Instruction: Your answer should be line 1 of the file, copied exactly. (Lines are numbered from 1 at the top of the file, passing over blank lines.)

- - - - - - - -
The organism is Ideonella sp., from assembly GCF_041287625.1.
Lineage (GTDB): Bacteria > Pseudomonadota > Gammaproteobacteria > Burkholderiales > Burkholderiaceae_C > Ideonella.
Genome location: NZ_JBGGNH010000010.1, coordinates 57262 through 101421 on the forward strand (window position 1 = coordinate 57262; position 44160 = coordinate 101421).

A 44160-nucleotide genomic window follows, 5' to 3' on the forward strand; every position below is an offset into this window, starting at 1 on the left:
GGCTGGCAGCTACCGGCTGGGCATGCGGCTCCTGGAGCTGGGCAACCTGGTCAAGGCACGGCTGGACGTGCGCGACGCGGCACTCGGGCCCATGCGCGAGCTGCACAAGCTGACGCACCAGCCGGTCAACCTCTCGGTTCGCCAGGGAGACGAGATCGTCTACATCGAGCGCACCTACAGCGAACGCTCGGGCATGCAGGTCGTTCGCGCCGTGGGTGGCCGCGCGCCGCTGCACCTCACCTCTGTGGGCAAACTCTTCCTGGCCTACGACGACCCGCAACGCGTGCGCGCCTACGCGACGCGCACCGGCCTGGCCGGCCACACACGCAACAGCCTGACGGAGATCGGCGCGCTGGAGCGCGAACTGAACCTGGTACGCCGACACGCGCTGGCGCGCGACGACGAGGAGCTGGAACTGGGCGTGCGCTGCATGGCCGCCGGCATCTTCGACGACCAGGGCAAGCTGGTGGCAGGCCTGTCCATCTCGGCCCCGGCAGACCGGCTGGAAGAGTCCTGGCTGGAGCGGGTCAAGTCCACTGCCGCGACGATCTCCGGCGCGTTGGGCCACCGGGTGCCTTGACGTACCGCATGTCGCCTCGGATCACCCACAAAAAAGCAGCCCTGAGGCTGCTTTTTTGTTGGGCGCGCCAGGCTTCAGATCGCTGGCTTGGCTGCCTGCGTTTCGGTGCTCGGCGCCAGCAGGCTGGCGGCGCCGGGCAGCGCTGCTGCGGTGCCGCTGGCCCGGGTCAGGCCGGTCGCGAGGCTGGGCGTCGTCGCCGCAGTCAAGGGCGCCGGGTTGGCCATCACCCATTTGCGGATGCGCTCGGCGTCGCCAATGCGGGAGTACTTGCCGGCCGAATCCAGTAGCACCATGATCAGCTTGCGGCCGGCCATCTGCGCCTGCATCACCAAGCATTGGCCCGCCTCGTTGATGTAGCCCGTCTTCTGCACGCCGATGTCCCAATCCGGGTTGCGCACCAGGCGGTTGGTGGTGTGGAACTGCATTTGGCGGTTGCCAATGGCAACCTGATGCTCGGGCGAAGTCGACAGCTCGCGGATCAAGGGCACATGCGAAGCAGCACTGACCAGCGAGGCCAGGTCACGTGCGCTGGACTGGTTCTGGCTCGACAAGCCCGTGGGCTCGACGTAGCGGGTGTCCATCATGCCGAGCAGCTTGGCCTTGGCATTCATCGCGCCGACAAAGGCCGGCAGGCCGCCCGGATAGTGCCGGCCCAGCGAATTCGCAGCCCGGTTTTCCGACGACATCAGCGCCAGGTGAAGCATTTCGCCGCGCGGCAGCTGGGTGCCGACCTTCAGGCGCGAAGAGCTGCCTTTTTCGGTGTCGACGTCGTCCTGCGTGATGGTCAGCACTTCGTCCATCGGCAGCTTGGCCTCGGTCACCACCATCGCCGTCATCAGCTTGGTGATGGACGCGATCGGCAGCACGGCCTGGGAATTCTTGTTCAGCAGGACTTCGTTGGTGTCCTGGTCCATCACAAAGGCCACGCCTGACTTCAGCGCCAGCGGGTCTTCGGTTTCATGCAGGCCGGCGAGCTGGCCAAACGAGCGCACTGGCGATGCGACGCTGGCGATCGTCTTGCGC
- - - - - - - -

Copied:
The organism is Ideonella sp., from assembly GCF_041287625.1.